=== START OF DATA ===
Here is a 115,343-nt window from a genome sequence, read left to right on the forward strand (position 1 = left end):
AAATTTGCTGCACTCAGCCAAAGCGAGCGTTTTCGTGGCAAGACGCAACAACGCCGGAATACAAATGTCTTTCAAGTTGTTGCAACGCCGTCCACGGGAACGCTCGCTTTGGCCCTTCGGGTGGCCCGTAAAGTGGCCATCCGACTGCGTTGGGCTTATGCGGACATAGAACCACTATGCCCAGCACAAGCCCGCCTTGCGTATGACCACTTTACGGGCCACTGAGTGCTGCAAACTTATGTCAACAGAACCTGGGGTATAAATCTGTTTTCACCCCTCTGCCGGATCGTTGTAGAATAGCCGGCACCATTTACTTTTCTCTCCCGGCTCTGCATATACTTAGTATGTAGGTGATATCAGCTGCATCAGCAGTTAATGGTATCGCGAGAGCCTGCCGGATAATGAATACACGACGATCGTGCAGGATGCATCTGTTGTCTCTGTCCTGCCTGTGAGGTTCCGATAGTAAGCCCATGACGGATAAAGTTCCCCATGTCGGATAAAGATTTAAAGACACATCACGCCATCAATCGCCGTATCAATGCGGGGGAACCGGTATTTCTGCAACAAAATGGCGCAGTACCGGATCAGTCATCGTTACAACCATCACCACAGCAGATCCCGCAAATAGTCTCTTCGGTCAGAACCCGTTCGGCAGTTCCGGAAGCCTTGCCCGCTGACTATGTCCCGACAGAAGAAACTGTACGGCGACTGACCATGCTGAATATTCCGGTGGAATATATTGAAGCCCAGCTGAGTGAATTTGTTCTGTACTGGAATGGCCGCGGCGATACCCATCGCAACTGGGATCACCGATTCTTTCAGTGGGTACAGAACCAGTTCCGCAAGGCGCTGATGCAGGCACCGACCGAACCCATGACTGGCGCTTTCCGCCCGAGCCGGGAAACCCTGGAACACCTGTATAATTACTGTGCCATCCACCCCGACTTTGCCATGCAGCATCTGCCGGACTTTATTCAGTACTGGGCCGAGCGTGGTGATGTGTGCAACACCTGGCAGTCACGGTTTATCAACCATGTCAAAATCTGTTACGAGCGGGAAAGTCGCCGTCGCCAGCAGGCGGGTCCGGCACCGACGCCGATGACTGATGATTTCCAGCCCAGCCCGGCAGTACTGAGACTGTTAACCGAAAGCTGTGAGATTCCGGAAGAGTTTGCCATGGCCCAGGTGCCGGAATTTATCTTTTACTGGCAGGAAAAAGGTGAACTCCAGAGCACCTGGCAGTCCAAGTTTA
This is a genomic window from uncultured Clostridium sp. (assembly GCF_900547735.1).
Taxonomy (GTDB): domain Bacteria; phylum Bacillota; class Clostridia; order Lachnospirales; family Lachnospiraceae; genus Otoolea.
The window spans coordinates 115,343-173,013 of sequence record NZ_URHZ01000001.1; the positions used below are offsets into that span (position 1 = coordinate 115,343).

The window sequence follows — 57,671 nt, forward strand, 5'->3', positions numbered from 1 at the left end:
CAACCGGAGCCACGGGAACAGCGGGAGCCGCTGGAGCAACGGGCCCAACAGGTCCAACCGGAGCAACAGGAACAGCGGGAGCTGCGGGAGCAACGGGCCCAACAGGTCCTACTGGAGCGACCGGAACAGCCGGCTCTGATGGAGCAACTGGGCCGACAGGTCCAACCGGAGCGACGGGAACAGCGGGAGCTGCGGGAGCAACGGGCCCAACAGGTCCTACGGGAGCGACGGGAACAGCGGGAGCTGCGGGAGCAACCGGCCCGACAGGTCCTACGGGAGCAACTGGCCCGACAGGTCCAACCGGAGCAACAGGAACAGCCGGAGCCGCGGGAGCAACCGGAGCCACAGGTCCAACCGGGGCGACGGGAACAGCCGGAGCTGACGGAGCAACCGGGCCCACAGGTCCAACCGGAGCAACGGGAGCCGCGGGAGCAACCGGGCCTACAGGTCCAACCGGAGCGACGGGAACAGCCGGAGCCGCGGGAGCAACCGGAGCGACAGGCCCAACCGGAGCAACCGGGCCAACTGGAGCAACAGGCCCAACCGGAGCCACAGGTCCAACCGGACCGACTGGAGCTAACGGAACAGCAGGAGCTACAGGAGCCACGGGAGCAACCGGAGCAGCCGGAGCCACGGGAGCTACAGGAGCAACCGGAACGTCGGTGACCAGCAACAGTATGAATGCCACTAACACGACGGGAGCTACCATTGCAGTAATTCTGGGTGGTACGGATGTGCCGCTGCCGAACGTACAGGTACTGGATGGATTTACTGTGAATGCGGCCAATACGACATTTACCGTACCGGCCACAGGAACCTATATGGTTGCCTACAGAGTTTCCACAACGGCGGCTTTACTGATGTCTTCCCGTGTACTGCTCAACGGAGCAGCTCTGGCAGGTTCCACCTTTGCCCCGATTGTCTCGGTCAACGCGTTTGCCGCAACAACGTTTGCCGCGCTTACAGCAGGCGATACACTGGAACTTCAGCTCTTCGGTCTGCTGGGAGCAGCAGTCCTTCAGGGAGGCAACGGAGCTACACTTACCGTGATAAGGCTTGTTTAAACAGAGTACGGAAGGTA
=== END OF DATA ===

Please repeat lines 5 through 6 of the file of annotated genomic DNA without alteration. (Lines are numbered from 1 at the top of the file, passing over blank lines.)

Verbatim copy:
The window spans coordinates 115,343-173,013 of sequence record NZ_URHZ01000001.1; the positions used below are offsets into that span (position 1 = coordinate 115,343).

The window sequence follows — 57,671 nt, forward strand, 5'->3', positions numbered from 1 at the left end: